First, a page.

"Everything in moderation," they say, but how much is moderation exactly? One doughnut a day, or a dozen over a week? Instead of relying on an overused, vague mantra, look at decisions to "cheat on your diet" in terms of risk versus reward to make better judgment calls on "treating yo'self!"
Image by stevendepolo.
The problem with moderation is that it also invites the thinking, "Oh, since I was 'good' the last couple days, one couldn't hurt." Not only is this a poor reward trigger, but most people also just have trouble drawing a hard line on moderation and end up overdoing it — repeatedly. Sure, some can quantify moderation more easily than others, but even that could change by the week.
I've found thinking in terms of risk versus reward to be more effective at establishing guidelines for "moderation". And while it deals mostly in the context of finances, its inherent idea can be useful for cheat meals, treat weekends, vacation eating, and many other decisions in life.
Let's say you're faced with eating a slice of cake from a coworker's birthday party. It happens to be a store-bought vanilla cake with vanilla icing. It's also really dry (meh). Now, you can choose to indulge in the cake regardless — no big deal — but think of the risk/reward: is the "reward" of eating this meh cake worth the "risk" of feeling regret later? Or, if you actually do have a strict weight deadline for an event or competition, was it worth the risk of potentially setting yourself back? Moreover, did you really enjoy the cake?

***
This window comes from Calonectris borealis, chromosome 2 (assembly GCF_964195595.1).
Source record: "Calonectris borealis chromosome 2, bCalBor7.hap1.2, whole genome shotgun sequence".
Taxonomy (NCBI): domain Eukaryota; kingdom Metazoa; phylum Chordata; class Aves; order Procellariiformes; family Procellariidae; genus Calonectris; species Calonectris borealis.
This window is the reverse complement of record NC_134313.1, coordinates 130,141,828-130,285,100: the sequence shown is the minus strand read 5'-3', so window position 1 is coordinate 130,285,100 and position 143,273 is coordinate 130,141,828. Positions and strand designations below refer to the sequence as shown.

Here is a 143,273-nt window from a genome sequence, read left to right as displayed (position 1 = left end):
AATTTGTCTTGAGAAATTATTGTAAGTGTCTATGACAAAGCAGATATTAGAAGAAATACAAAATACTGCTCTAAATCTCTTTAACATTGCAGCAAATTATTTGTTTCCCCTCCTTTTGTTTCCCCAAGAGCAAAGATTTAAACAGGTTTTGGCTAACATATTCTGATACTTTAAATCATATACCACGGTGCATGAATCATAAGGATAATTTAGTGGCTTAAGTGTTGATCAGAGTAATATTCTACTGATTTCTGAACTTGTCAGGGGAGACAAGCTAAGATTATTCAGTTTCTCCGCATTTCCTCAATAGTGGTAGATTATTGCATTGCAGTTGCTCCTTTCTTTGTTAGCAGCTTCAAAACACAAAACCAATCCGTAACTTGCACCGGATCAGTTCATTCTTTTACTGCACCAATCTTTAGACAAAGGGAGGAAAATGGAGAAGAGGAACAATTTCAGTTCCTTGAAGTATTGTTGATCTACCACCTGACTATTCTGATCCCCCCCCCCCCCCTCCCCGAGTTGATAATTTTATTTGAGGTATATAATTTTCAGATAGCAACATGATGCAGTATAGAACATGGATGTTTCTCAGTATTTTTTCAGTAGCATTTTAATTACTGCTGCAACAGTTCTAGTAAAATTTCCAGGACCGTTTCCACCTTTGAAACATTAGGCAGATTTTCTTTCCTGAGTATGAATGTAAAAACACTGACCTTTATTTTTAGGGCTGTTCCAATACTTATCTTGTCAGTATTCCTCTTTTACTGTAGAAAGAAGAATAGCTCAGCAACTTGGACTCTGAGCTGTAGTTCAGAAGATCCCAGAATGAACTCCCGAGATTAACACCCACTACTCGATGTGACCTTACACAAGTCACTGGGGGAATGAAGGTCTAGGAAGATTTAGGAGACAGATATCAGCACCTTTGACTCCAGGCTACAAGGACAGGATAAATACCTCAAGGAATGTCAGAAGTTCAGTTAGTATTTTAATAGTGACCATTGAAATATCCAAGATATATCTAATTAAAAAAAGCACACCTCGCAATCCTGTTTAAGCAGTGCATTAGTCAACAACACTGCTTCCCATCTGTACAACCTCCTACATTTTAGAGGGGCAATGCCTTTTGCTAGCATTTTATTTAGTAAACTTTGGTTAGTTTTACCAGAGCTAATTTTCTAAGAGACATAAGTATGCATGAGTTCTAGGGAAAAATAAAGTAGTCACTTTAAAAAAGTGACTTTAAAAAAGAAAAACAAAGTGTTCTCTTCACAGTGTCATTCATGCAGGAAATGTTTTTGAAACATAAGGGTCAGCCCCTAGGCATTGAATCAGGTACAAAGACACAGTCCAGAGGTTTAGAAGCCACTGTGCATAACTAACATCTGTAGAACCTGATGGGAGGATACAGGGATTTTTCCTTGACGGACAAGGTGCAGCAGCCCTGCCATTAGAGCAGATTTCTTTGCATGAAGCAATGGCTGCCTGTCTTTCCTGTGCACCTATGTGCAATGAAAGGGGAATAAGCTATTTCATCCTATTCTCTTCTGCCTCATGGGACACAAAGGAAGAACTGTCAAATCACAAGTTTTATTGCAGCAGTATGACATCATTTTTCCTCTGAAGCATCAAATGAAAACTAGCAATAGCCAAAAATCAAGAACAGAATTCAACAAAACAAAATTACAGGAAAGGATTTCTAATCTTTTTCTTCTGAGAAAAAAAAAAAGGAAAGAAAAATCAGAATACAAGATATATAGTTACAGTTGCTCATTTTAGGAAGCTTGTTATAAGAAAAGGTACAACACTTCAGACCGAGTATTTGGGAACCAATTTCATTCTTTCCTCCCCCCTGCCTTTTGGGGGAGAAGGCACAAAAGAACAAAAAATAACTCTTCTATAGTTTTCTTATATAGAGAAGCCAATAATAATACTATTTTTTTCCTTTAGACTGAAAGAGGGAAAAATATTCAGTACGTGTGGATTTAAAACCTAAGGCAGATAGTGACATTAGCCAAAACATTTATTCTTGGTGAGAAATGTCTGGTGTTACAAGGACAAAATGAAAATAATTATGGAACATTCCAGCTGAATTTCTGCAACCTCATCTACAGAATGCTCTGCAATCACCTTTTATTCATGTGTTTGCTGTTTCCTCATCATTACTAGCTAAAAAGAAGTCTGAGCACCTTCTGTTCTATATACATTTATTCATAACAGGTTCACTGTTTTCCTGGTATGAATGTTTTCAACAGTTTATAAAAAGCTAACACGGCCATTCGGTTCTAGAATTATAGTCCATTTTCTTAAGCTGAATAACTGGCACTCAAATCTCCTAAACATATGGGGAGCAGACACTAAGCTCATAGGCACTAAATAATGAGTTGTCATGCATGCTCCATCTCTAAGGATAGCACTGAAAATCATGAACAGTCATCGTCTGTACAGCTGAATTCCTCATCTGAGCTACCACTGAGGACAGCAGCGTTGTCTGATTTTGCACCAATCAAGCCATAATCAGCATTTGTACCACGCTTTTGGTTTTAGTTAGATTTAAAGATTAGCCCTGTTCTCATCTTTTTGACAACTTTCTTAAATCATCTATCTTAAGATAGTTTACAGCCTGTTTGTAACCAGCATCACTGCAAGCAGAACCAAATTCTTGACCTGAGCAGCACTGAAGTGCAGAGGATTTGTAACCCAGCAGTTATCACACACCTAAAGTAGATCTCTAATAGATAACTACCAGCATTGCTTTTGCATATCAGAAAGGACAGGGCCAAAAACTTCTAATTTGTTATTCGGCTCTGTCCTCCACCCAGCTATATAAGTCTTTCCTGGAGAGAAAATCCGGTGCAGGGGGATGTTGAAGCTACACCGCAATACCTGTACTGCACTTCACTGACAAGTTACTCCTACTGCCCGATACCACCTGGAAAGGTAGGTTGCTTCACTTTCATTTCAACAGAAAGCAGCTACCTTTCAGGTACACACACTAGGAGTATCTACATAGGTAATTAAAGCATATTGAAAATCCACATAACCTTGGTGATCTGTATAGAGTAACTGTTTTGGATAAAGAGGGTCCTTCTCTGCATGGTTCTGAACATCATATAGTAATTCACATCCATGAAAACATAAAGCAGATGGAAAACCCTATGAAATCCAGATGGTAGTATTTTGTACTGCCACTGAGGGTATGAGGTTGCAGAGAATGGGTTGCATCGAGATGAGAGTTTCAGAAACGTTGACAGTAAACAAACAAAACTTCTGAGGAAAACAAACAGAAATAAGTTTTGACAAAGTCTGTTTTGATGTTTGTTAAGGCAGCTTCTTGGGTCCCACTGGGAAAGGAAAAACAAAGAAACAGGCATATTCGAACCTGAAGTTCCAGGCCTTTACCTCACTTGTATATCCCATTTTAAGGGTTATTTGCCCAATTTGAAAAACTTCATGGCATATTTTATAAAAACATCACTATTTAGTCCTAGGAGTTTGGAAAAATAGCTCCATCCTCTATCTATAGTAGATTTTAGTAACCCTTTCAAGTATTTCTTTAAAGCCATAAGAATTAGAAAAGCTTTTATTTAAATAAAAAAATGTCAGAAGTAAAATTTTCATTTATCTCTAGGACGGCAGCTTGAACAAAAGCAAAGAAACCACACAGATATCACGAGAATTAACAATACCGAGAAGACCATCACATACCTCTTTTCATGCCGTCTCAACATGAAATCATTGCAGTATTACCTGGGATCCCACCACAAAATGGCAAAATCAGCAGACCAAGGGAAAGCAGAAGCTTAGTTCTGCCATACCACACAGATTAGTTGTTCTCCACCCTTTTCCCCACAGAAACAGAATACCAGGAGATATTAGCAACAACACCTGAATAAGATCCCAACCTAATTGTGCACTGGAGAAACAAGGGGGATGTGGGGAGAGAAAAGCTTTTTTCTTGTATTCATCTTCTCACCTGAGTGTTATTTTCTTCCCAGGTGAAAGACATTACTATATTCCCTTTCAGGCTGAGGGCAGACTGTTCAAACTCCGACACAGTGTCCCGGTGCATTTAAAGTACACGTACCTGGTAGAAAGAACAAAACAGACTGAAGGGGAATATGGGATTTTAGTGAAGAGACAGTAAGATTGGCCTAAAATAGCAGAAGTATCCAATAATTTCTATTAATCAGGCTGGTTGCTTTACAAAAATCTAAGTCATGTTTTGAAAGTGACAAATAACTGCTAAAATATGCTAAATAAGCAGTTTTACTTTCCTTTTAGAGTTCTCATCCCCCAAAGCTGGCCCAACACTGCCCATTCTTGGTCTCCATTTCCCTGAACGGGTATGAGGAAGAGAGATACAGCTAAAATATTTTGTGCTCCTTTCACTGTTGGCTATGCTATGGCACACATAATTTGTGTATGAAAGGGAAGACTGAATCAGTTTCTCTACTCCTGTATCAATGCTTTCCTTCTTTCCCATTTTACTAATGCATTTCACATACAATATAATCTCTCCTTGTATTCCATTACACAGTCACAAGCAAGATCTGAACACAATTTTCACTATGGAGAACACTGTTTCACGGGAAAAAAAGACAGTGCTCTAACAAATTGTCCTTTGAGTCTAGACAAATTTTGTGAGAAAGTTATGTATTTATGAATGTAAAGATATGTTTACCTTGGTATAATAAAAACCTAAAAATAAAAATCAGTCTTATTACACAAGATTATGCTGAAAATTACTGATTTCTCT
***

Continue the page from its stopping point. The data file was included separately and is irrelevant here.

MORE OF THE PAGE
If you answered yes, then you simply accept the consequences and move on. If not, then you still move on...to a better and way tastier-looking cake!
Everything carries a risk-to-reward ratio. It varies for everyone, but the decision to stray far away from your diet can carry a certain amount of risk:
- Losing control and binging
- Feeling anxious and guilt
- Losing motivation
- Feelings of failure and general emotional turmoil
- In extremely rare cases, temporary weight loss regression
You know yourself best; just be honest, using ideas of risk/reward, and avoid losing yourself in guilt, or worse, losing motivation.
Stephanie Lee is a geeky health and fitness freelance writer. You can follow her shenanigans on Twitter or on her YouTube channel.